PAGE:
C# Factor Example

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using System;

using CenterSpace.NMath.Core;
using CenterSpace.NMath.Stats;
using System.IO;

namespace FactorExample
{
  /// <summary>
  /// A .NET example in C# showing how to create and manipulate factors.
  /// </summary>
  /// <remarks>
  /// The Factor class represents a categorical vector in which all
  /// elements are drawn from a finite number of factor levels. Thus, a Factor contains
  /// two parts: a string array of factor levels, and an integer array of
  /// categorical data, of which each element is an index into the array of levels.
  /// </remarks>
  public class FactorExample
  {

    static void Main( string[] args )
    {
      // Read in data from the file. The data show test scores for 17 children on a
      // simple reading test. The child's gender ( "male" or "female" ) and grade
      // (4, 5, or 6) is also recorded.
      DataFrame df = DataFrame.Load( "FactorExample.dat", true, false, "\t", true );

      Console.WriteLine();
      Console.WriteLine( df + "\n" );

      // Factors are usually constructed from a data frame column using the
      // GetFactor() method, which creates a Factor with levels for the sorted, unique
      // values in the column.
      Factor gender = df.GetFactor( "Gender" );

      // Display the levels and categorical data for the gender factor.
      Console.WriteLine( "Gender factor: " + gender );
      Console.WriteLine( "Gender levels: " + gender.LevelsToString() );
      Console.WriteLine( "Gender data: " + gender.DataToString() );
      Console.WriteLine();

      // Construct a factor for grade level.
      Factor grade = df.GetFactor( "Grade" );

      // Display the levels and categorical data for the grade factor.
      Console.WriteLine( "Grade factor: " + grade );
      Console.WriteLine( "Grade levels: " + grade.LevelsToString() );
      Console.WriteLine( "Grade data: " + grade.DataToString() );
      Console.WriteLine();

      // The principal use of factors is in conjunction with the
      // GetGroupings() methods on Subset. One overload of this method accepts
      // a single Factor and returns an array of subsets containing the indices
      // for each level of the given factor.
      Subset[] genders = Subset.GetGroupings( gender );
      Subset[] grades = Subset.GetGroupings( grade );

      // Display overall mean
      Console.WriteLine( "Grand mean = {0}", StatsFunctions.Mean( df["Score"] ) );
      Console.WriteLine();

      // Display mean for each level of the Gender and Grade factors.
      Console.WriteLine( "Marginal Means" );
      for ( int i = 0; i < gender.NumberOfLevels; i++ )
      {
        double mean = StatsFunctions.Mean(
          df[df.IndexOfColumn( "Score" ), genders[i]] );
        Console.WriteLine( "Mean for gender {0} = {1}", gender.Levels[i], mean.ToString( "F2" ) );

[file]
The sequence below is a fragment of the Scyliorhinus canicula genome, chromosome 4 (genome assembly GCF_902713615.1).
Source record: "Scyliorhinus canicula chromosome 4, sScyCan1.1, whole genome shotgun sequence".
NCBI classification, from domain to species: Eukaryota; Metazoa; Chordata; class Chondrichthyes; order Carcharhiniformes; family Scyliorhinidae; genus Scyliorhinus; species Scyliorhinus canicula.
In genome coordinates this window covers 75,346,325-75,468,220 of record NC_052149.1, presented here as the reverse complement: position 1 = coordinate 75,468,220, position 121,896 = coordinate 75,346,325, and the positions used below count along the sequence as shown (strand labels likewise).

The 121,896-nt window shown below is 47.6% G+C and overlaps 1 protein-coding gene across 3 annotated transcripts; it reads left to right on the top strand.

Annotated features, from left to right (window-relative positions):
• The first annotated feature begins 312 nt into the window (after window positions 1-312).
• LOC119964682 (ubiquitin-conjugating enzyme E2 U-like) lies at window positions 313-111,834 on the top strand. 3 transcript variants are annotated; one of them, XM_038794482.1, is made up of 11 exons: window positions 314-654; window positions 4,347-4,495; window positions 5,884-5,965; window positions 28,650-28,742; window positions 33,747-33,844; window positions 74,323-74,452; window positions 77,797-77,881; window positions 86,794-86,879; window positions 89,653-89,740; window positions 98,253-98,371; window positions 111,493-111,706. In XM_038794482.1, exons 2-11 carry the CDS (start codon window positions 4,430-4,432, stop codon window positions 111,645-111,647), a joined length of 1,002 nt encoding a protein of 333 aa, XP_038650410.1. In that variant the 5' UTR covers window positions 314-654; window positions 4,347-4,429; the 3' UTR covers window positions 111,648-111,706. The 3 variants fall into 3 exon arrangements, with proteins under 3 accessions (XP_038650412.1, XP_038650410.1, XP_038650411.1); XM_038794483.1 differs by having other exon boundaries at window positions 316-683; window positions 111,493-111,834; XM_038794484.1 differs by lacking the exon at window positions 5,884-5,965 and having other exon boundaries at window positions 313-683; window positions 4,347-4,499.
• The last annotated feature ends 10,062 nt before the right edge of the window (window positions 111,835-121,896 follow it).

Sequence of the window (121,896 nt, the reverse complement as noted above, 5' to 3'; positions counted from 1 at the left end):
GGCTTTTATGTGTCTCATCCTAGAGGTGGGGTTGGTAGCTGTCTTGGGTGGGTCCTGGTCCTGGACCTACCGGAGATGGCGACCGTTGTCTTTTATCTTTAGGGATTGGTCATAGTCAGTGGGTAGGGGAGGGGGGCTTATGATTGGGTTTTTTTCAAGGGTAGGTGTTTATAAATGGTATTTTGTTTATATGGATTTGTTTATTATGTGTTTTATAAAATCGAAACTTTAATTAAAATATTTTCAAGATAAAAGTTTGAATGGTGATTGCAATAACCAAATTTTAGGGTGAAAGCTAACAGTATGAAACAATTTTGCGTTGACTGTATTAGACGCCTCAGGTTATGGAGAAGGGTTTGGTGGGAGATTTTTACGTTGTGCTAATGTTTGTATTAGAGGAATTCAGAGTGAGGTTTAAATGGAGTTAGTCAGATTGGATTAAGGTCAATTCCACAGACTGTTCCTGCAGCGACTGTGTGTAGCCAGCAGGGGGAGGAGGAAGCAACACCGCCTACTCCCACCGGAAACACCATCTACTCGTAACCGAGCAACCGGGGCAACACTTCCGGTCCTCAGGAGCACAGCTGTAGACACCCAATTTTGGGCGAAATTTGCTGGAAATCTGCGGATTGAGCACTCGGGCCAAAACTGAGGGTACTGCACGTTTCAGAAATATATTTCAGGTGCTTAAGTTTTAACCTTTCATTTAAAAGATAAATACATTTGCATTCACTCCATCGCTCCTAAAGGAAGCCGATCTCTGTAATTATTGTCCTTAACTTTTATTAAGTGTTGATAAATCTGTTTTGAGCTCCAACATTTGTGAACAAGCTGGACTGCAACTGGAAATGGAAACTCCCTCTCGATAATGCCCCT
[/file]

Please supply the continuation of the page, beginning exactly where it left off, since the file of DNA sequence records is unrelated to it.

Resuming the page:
}
      for ( int i = 0; i < grade.NumberOfLevels; i++ )
      {
        double mean = StatsFunctions.Mean(
          df[df.IndexOfColumn( "Score" ), grades[i]] );
        mean = System.Math.Round( mean, 2 );
        Console.WriteLine( "Mean for grade {0} = {1}", grade.Levels[i], mean );
      }
      Console.WriteLine();

      // Another overload of GetGroupings() accepts two Factor objects and returns
      // a two-dimensional jagged array of subsets containing the indices for
      // each combination of levels in the two factors.
      Console.WriteLine( "Cell Means" );
      Subset[,] cells = Subset.GetGroupings( gender, grade );
      for ( int i = 0; i < gender.NumberOfLevels; i++ )
      {
        for ( int j = 0; j < grade.NumberOfLevels; j++ )
        {
          double mean = StatsFunctions.Mean(
            df[df.IndexOfColumn( "Score" ), cells[i, j]] );
          mean = System.Math.Round( mean, 2 );
          Console.WriteLine( "Mean for gender {0} in grade {1} = {2}",
            gender.Levels[i], grade.Levels[j], mean );
        }
      }
      Console.WriteLine();

      // Combining DataFrame.GetFactor()with Subset.GetGroupings() to access “cells”
      // is such a common operation that class DataFrame also provides the Tabulate()
      // method as a convenience. This method accepts one or two grouping columns, a
      // data column, and a delegate to apply to each data column subset. This code 
      // displays the same marginal and cell means shown above, but with far fewer
      // lines of code:
      var meanFunction =
        new Func<IDFColumn, double>( StatsFunctions.Mean );
      Console.WriteLine( "Same results using cross-tabulation:\n" );
      Console.WriteLine( df.Tabulate( "Grade", "Score", meanFunction ) + "\n" );
      Console.WriteLine( df.Tabulate( "Gender", "Score", meanFunction ) + "\n" );
      Console.WriteLine( df.Tabulate( "Grade", "Gender", "Score", meanFunction ) + "\n" );

      // Factors are used internally by ANOVA classes for grouping data. 
      var anova = new TwoWayAnova( df, df.IndexOfColumn( "Gender" ),
        df.IndexOfColumn( "Grade" ), df.IndexOfColumn( "Score" ) );
      Console.WriteLine( anova );

      Console.WriteLine();
      Console.WriteLine( "Press Enter Key" );
      Console.Read();

    }  // Main

  }  // class

}  // namespace

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